[1] “OPEC’s Algeria”

[2] “Ecuador president says he’s tired of fighting with OPEC”

[3] “World Factbook: Algeria”

[4] “Ecuador: Trials with Democracy”, “The lesson of Algeria”

[5] “World Factbook: Algeria,” “World Factbook: Ecuador”

[6] “World Factbook: Algeria,” “World Factbook: Ecuador”

[7]  “World Factbook: Ecuador”

[8]  “World Factbook: Ecuador”

[9] “Ecuador Set to Leave OPEC”

[10] “Ecuador Set to Leave OPEC”

[11] “Ecuador rejoins OPEC, bolsters producer power”

[12]  “Ecuador rejoins OPEC, bolsters producer power”

[13] “Diffusion as an Explanation of Oil Nationalization: Or the Domino Effect Rides Again”

[14] “World Factbook: Algeria”

[15]  “Algeria oil minister sends OPEC mixed signals”

[16]  “World Factbook: Algeria”


Works Cited:

Aissaoui, Ali. “OPEC’s Algeria: In Search of Lost Influence.” MEES. October 25, 2010.

“Ecuador Set to Leave OPEC.” The New York Times. September 18, 1992.

“Ecuador: Trials with Democracy.” Council on Hemispheric Affairs. January 28, 2010.

Kobrin, Stephen. “Diffusion as an Explanation of Oil Nationalization: Or the Domino Effect Rides Again.” March 1985.

McAuley, Anthony. “Algeria oil minister sends OPEC mixed signals.” September 11, 2016.

“The lesson of Algeria.” The Economist. April 19, 2014.

“The World Factbook: Algeria.” Central Intelligence Agency. 2016.

“The World Factbook: Ecuador.” Central Intelligence Agency. 2016.

Valencia, Alexandra. “Ecuador president says he’s tired of fighting with OPEC.” Reuters. January 20, 2016.

Webb, Simon and Alex Lawler. “Ecuador rejoins OPEC, bolsters producer power.” Reuters. November 17, 2007.


The Cutting Edge

Gabon, Indonesia, and OPEC

Gabon and Indonesia – OPEC Membership Motivation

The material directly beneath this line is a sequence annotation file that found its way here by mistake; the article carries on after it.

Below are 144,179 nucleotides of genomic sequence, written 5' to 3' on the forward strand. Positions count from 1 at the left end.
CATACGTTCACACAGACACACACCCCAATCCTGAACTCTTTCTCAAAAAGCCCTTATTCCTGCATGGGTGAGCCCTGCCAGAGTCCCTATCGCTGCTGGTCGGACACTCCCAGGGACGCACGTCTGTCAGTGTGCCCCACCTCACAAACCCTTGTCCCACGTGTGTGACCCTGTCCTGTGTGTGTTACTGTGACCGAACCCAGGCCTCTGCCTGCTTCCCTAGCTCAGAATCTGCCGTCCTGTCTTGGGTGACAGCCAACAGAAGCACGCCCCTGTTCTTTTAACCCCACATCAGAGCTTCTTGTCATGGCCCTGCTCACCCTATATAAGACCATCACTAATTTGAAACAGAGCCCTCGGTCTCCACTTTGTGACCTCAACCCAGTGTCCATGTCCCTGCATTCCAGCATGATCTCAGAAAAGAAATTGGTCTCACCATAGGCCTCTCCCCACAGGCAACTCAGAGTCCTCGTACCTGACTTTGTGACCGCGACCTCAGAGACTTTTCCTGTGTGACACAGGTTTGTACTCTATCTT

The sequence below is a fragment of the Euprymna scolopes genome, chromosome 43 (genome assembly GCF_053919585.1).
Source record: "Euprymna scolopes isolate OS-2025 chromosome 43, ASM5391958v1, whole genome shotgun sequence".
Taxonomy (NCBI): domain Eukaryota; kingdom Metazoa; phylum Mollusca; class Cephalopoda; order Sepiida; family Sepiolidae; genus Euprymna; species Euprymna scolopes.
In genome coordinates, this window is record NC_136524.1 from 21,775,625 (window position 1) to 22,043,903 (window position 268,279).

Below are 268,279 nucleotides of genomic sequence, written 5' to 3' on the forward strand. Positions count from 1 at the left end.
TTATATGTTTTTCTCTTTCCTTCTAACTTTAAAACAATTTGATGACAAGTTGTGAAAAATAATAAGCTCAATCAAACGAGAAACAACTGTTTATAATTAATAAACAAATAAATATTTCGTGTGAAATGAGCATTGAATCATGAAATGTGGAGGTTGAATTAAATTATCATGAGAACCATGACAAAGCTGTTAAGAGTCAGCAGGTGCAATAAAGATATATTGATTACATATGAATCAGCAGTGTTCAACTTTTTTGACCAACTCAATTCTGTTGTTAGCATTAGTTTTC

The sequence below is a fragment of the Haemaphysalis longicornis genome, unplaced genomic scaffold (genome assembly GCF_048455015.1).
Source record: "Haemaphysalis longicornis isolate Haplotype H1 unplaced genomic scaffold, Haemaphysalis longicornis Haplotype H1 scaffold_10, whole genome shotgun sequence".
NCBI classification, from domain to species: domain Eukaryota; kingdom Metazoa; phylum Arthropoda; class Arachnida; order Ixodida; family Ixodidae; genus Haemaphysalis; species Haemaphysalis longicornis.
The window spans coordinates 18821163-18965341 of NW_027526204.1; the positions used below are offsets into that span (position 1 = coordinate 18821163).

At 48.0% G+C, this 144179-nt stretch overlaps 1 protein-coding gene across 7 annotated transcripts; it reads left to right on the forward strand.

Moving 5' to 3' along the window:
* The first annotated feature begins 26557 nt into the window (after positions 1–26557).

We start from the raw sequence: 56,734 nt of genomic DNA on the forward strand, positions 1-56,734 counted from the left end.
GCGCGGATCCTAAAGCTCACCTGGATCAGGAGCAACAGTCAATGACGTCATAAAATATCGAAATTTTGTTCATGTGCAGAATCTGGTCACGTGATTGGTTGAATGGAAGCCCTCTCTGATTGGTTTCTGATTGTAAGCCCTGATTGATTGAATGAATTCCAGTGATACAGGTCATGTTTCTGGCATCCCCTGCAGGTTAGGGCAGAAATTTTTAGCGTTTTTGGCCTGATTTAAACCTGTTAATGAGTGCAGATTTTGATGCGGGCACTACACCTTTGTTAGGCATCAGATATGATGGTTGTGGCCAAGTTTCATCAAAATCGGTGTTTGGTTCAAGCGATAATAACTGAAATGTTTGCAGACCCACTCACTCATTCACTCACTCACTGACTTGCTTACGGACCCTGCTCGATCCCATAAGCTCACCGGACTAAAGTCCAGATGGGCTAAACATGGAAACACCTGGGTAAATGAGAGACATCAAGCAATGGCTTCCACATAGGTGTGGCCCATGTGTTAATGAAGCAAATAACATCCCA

In 2009, Indonesia left The Organization of the Petroleum Exporting Countries.  Earlier this year (2016), they successfully rejoined, after fewer than seven years apart from the group.  Gabon left OPEC in 1995.  Earlier in our research, this exit seemed permanent, but in April of this year, they formally reapplied for membership.  Alongside Ecuador, who left in 1992 and rejoined in 2007, a distinct trend is beginning to emerge.[1]  Notably, Ecuador, Gabon, and Indonesia all fall at the very bottom of OPEC’s list in terms of share of oil reserves.[2]  Originally, the intent of this post was to investigate what drove Indonesia to reenter OPEC in contrast to why Gabon chose to remain on the outside.  Although Gabon has yet to be readmitted, their application signals a desire for membership, and searching for and understanding this desire has been the purpose of our project all along.  With the recent developments mentioned above, this blog will attempt to find a common thread between the shared desire of Indonesia and Gabon to rejoin OPEC.


As both countries have rather small oil reserves compared to those of larger member countries, a basic correlation between the two may be established.  That said, these two countries share few common characteristics, which makes a comparison of motivations more interesting.  Indonesia is made up of over 17,000 islands and is the world’s fourth largest country by population.[3]  Furthermore, Indonesia is the world’s most linguistically diverse country, with over 700 known languages currently spoken by its citizens.  Indonesia also has the world’s highest population of Muslims, which stands in stark contrast to Gabon’s heavily Christian population.[4][5]

Conversely, Gabon is one of the world’s least populated countries, with under two million citizens.[6]  With valuable natural resources and a small population, Gabon has a GDP per capita of almost $19,000, a number far greater than the just over $11,000 held by the population of Indonesia.[7]  Despite this gap, the unemployment rate in Gabon is over 20% – four times higher than that of Indonesia.[8]  Gabon and Indonesia are both  presidential republics with a powerful president, bicameral legislature, and a judicial branch headed by a supreme court.[9]

 Why They Left

An examination of why Gabon and Indonesia chose to reapply for membership would be incomplete without first understanding each country’s different reasons for leaving.